The study shows that of all mouse microRNAs, microRNA-21 (miR-21) is most significantly induced during liver regeneration. Furthermore, the findings suggest that miR-21 is needed for entry of regenerating hepatocytes into S phase, which raises the possibility that miR-21 could be targeted for therapy of liver failure.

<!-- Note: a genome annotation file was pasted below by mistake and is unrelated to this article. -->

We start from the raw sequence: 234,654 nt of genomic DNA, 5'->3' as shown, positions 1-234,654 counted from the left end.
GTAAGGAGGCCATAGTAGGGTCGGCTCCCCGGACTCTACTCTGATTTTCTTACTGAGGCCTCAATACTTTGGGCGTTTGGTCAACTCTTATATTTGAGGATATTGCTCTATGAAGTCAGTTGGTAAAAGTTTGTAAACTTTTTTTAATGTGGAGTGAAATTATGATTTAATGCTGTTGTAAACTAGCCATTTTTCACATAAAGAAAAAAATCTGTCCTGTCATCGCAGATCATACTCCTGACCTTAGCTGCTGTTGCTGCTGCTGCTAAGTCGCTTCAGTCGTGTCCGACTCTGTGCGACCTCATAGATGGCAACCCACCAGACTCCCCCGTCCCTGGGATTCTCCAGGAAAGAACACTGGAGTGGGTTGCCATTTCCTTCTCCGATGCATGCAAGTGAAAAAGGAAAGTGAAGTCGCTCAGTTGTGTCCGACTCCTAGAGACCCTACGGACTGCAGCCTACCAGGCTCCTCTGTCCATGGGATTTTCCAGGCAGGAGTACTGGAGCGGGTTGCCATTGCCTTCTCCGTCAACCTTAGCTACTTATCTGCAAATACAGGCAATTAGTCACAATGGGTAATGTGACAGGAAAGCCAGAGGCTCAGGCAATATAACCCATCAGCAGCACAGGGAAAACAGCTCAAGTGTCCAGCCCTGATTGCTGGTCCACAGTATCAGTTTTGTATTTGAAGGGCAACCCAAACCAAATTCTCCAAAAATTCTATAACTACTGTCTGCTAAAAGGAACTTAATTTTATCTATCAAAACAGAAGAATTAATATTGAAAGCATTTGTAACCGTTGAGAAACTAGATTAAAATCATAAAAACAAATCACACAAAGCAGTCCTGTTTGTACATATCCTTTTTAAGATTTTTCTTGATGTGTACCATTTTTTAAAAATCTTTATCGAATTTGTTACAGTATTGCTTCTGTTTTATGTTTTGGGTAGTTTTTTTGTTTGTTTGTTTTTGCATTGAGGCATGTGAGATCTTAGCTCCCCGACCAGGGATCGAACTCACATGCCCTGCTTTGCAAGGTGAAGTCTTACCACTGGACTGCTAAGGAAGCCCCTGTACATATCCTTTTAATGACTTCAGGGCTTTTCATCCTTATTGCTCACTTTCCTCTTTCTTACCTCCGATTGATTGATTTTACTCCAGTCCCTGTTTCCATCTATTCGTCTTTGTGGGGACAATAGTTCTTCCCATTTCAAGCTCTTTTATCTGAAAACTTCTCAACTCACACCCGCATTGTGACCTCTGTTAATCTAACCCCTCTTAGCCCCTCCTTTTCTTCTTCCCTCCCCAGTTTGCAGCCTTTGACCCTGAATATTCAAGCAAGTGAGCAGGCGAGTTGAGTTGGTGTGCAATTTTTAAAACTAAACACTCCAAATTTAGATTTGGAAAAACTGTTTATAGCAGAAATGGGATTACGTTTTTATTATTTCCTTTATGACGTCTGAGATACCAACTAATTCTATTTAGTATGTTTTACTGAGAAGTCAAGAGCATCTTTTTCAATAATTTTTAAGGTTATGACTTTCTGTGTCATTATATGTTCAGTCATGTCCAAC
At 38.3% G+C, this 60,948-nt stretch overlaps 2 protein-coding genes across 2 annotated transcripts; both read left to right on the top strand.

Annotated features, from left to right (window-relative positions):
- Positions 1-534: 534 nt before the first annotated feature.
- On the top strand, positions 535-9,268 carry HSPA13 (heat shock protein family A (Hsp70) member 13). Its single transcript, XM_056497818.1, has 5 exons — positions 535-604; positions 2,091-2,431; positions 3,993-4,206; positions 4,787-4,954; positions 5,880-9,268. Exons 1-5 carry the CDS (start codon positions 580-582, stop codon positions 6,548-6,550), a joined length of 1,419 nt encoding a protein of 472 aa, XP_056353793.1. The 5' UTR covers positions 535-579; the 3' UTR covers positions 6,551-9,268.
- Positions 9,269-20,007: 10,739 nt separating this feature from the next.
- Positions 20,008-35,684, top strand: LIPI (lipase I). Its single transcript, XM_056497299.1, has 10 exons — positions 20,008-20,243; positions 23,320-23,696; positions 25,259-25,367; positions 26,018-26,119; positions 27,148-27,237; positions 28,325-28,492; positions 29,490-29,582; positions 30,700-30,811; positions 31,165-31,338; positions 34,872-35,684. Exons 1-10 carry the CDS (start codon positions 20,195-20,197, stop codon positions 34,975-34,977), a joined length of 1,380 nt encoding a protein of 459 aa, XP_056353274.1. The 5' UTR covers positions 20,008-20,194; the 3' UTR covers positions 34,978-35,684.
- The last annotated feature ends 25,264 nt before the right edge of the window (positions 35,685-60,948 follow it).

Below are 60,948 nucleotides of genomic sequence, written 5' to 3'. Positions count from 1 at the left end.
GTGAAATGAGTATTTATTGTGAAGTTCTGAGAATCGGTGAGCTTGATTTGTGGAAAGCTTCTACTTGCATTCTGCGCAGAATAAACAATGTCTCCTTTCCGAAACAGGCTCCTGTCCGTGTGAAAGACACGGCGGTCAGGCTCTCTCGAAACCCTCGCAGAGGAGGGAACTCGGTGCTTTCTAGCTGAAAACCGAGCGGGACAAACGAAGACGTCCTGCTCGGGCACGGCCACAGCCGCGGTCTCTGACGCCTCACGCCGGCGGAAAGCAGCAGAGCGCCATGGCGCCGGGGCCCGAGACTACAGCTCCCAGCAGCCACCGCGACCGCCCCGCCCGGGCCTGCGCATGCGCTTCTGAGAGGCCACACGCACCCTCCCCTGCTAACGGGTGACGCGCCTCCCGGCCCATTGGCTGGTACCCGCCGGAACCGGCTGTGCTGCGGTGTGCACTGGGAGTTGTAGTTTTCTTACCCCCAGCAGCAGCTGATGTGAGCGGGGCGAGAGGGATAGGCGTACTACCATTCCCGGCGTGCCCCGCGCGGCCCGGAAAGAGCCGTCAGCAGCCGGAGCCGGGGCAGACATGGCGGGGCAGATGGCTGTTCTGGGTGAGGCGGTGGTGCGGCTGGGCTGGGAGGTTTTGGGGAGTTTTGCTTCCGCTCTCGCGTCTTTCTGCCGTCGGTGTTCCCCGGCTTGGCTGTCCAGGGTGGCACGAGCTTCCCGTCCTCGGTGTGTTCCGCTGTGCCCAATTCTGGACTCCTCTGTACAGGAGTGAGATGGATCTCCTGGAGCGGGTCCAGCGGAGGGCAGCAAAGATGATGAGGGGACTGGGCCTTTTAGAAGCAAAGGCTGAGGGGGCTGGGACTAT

MicroRNAs (miRNAs) constitute a new class of regulators of gene expression. Among other actions, miRNAs have been shown to control cell proliferation in development and cancer. However, whether miRNAs regulate hepatocyte proliferation during liver regeneration is unknown. We addressed this question by performing 2/3 partial hepatectomy (2/3 PH) on mice with hepatocyte-specific inactivation of DiGeorge syndrome critical region gene 8 (DGCR8), an essential component of the miRNA processing pathway. Hepatocytes of these mice were miRNA-deficient and exhibited a delay in cell cycle progression involving the G(1) to S phase transition. Examination of livers of wildtype mice after 2/3 PH revealed differential expression of a subset of miRNAs, notably an induction of miR-21 and repression of miR-378. We further discovered that miR-21 directly inhibits Btg2, a cell cycle inhibitor that prevents activation of forkhead box M1 (FoxM1), which is essential for DNA synthesis in hepatocytes after 2/3 PH. In addition, we found that miR-378 directly inhibits ornithine decarboxylase (Odc1), which is known to promote DNA synthesis in hepatocytes after 2/3 PH. CONCLUSION: Our results show that miRNAs are critical regulators of hepatocyte proliferation during liver regeneration. Because these miRNAs and target gene interactions are conserved, our findings may also be relevant to human liver regeneration.